Come September and it was time for the Real London Show at Bracknell where the Southern Area Show was being entertained with Julie Davies doing the honours. An entry of 30 Dutch awaited her and there was quite a good mix of colours on view. Emily Bennett took the Adult Red Boar class but it was Alan Wilson's Red sow that took the Red Adult Challenge and went on to gain a second Best Dutch award. The judge's comments: 'Good h/e/e, even stops, good saddle, well balanced, very good condition'. Whilst discussing the Reds, it was good to see an overseas exhibitor from Portugal amongst the awards. Well done to Fld Cavies and thanks for making the effort to attend.

A new name was to appear in the Cream Dutch class and Kaye Thomas is, indeed, a very welcome addition to the Cream Dutch ranks. Maureen Woodward once again kept the Cinnamon Agouti Dutch flag flying. Madelaine Coomber took the Silver Agouti Adult class whilst Sharon Collis appeared to be the only exhibitor showing Black Dutch, winning the 5/8 months challenges.

In the Grand Challenge, the placings were, 1st Alan Wilson Red adult sow, 2nd & 3rd Amy Heale adult & u/5 months Chocolates, 4th Gary Clark Red u/5 months boar.

Before moving on to the next show, I would add that I noticed that one exhibit was No Awarded by Julie with the comments: 'no award as was bit bald and down in condition.' The two could be linked and I would certainly praise Julie for taking this action rather than make any other comment. It reminded me of the advice given to me by Chas Bacon, a noted rabbit judge namely; 'Never be afraid to make a decision.' That's advice not always easy to follow.

The Margaret Elward Memorial Show was held in Kent in 5th October with Maureen Woodward behind the table this time. The entry of 23 Dutch was the second best of the year with Alan's Red sow and Amy's Chocolate boar once again in competition for top honours. This time the Chocolate boar prevailed. I've now had the chance to handle both pigs and I suspect it was a close run thing. Amy's Chocolates are worthy examples of the colour as they come from a good line that goes back through Andrew Pearson to the Vidlers of Kent. That's the lineage as far as I'm aware and they could possibly be traced back to Margaret Elward's line of Chocolate Dutch as it was she that nurtured the colour through WW2 and surprised everyone by exhibiting the colour at a post war Bradford Championship Show.

However, it was not just this Chocolate that impressed Maureen as overall she stated that:'The Reds too were of very good colour.' In fact it was the Reds of both Alan Wilson and Gary Clark that did well in the duplicates. In addition to 2nd & 3rd in the Grand Challenge, Alan also took the 5/8 months duplicates with a Red sow: good saddle, shade dips under, nice cheeks and stops, good shape and muzzle, fit.Gary prevailed in the Young classes with a promising Red boar: lovely cheeks, good stops, nice saddle, shade untidy under.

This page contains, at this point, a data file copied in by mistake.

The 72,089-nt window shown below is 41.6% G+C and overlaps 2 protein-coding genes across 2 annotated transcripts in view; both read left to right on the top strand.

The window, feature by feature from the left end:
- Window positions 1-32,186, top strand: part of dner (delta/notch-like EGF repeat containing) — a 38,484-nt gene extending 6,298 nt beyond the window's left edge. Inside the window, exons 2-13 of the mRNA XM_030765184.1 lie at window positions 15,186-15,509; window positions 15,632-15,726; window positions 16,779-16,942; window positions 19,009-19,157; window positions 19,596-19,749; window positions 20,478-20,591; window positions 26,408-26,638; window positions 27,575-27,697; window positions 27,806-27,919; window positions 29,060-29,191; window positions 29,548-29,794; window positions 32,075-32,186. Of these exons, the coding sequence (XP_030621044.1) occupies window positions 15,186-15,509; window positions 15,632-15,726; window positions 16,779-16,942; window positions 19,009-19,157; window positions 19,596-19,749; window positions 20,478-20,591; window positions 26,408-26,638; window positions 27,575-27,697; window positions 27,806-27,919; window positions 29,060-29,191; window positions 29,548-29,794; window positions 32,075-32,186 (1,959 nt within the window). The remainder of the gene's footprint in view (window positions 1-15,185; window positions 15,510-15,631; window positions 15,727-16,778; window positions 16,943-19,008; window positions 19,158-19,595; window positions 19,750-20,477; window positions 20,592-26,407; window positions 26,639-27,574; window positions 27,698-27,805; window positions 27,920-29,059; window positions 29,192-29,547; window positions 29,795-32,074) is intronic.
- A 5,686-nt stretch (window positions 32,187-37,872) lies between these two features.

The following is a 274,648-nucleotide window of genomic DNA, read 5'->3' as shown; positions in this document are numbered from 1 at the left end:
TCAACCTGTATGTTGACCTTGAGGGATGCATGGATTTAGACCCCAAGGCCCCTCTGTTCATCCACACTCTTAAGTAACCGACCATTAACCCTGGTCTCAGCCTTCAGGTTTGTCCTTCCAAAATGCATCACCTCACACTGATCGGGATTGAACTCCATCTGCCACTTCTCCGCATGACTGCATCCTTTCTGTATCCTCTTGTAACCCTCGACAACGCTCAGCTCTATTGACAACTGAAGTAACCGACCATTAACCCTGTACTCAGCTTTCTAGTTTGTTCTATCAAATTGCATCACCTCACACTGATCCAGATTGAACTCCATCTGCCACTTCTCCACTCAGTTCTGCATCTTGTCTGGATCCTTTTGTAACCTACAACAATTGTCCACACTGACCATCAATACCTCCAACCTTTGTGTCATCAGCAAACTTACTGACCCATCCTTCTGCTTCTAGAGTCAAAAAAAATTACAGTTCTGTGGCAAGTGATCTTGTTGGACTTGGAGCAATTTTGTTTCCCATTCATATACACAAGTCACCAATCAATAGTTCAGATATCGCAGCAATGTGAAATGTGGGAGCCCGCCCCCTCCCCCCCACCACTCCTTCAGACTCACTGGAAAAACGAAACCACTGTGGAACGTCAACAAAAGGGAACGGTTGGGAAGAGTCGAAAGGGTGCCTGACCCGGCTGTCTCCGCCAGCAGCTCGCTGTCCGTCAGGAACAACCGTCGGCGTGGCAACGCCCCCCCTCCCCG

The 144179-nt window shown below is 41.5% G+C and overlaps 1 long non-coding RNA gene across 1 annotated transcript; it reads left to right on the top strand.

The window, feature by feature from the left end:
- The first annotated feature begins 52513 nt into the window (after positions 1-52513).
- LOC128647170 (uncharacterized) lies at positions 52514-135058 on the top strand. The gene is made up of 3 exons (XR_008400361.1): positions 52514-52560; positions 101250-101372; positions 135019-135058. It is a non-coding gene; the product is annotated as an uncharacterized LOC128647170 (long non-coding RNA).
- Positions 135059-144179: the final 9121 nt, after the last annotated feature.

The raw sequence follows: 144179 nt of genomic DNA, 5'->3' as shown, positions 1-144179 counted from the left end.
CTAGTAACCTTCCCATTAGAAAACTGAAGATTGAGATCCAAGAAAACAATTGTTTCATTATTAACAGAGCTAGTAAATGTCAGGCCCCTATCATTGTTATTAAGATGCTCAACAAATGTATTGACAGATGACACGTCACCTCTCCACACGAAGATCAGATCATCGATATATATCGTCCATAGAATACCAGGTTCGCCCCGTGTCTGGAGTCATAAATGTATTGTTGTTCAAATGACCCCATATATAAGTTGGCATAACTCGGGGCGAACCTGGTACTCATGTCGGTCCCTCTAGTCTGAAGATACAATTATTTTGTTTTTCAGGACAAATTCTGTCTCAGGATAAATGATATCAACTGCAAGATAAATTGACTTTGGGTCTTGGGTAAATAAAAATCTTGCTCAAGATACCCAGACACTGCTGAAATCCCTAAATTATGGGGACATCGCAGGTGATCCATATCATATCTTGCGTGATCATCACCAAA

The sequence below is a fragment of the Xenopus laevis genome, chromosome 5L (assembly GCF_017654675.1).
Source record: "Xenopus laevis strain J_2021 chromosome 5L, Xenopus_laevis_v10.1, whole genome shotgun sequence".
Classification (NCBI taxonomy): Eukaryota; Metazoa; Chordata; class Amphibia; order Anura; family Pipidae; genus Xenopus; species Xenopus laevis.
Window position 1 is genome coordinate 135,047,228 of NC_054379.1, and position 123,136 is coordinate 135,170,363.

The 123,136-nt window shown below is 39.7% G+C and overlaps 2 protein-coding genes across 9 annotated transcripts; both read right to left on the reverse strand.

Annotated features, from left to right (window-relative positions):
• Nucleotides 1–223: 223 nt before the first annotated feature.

Kay Thomas again took the Newcomers Class with a useful team of Cream Dutch.

The second Northern Area Show for 2014 took place at Worth Valley Fanciers on 1st November where an entry of 16 Dutch was entered for Chris Pearson to judge. Once again, Alan Wilson's Red sow 'Ice Age' prevailed and took Best Dutch with Harold Laycock taking 2nd & 3rd in the Grand Challenge with his Reds followed by Malcolm Atkinson with his Black Dutch adult sow. One pleasing aspect of this show was the presence of a juvenile as Katie Bingham (granddaughter of L & P Cavies) was showing a Red sow that won the 5/8 months Red Sow class beating a certain A. Wilson. She was also placed in the duplicates being 4th in the Sow AC AA class behind three experienced fanciers. Well done Katie. I hope we will see you at future shows.

The Annual Stock Show that should have been the highlight of the show year was rather a disappointment as only 16 Dutch were entered and three of them were absent. With Amy placing the awards, one would have hoped for at least double that number but it was not to be. Again it was Alan Wilson that took top honours with 'Ice Age' and after the judging, I had the chance to handle this pig. She certainly is a nicely balanced sow with a pleasing eye and other good features.

After the Reds, Cream Dutch were the colour most numerous with four on show and with Kaye Thomas taking best with her adult sow. This pig was good enough to also do very well in the NCC classes (Best Dutch I think) and although a 'nice example of the colour' it could have benefitted from a little more substance. Additionally, it was placed in the DCC Grand Challenges behind two Reds (Wilson & Clark) and Madelaine Coomber's adult Golden Agouti. This Golden Agouti certainly took Amy's eye being well shown and nicely marked bar a tendency to have a lowly cut saddle. It was Best Boar and runner up Best Dutch to Alan's sow.

Something that has surprised at this year's shows is the apparent lack of Black Dutch with five about the most on show at any one time. Also, if Amy isn't showing, Chocolate Dutch can be absent and this is a colour that can do really well amongst the AOCs and can challenge the best Reds too at times. On the plus side it is encouraging to have Kaye Thomas campaigning with her Creams and giving Alan Wilson some competition. The Agoutis in all colours could do with more supporters but Cinnamons could see an increase as Pam Gardner from Scotland has acquired a few from Maureen Woodward, that stalwart of the colour.

Hopefully, entries will be better in 2015 and, you never know, we may even see Kevin Lidbetter coming out of retirement to show and surprise us all! It used to be the case of not who will take Best Dutch but which colour will Kevin produce to take the top award?